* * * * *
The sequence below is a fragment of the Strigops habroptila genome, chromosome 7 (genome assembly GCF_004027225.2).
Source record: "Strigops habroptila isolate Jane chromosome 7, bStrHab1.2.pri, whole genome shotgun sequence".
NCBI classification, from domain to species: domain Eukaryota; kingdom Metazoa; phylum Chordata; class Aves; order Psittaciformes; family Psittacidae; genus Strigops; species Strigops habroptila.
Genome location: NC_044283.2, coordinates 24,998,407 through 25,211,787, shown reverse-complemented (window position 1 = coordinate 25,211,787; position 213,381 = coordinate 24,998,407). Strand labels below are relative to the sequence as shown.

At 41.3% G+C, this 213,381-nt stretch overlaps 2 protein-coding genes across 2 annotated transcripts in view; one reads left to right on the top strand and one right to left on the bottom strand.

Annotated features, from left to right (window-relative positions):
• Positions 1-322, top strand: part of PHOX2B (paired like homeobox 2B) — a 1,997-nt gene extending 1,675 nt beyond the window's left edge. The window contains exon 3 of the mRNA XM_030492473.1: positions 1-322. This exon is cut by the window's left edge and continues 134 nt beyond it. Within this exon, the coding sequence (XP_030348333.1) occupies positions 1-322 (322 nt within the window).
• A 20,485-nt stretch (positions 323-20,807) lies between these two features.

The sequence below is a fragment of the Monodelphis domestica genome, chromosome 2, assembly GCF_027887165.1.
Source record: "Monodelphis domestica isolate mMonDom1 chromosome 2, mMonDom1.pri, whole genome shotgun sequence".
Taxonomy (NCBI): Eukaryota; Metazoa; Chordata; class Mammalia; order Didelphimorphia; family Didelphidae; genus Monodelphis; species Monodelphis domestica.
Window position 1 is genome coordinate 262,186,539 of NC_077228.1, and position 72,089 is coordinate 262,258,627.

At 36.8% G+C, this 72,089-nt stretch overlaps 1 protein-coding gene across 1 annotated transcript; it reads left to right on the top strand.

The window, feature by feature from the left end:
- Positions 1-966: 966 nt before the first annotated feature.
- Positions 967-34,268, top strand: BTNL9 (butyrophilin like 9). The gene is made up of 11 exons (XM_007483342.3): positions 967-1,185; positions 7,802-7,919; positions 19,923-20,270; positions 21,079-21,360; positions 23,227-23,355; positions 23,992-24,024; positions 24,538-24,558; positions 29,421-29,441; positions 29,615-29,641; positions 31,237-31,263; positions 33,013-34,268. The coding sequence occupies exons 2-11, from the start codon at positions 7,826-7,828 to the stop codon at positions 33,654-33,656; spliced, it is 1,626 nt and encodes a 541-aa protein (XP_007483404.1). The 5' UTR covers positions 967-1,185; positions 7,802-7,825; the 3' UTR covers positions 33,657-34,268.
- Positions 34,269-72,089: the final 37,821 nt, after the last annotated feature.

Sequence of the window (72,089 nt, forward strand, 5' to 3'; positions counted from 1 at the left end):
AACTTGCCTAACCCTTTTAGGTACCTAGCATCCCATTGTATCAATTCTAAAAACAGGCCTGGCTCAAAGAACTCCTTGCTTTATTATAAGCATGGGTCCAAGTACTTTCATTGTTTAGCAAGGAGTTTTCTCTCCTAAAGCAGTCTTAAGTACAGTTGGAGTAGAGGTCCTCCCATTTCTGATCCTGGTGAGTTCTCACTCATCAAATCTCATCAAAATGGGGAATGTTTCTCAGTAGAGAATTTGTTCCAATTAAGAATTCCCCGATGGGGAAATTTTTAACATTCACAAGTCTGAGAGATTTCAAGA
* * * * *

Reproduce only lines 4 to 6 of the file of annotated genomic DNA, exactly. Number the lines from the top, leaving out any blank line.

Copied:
Genome location: NC_044283.2, coordinates 24,998,407 through 25,211,787, shown reverse-complemented (window position 1 = coordinate 25,211,787; position 213,381 = coordinate 24,998,407). Strand labels below are relative to the sequence as shown.

At 41.3% G+C, this 213,381-nt stretch overlaps 2 protein-coding genes across 2 annotated transcripts in view; one reads left to right on the top strand and one right to left on the bottom strand.

Annotated features, from left to right (window-relative positions):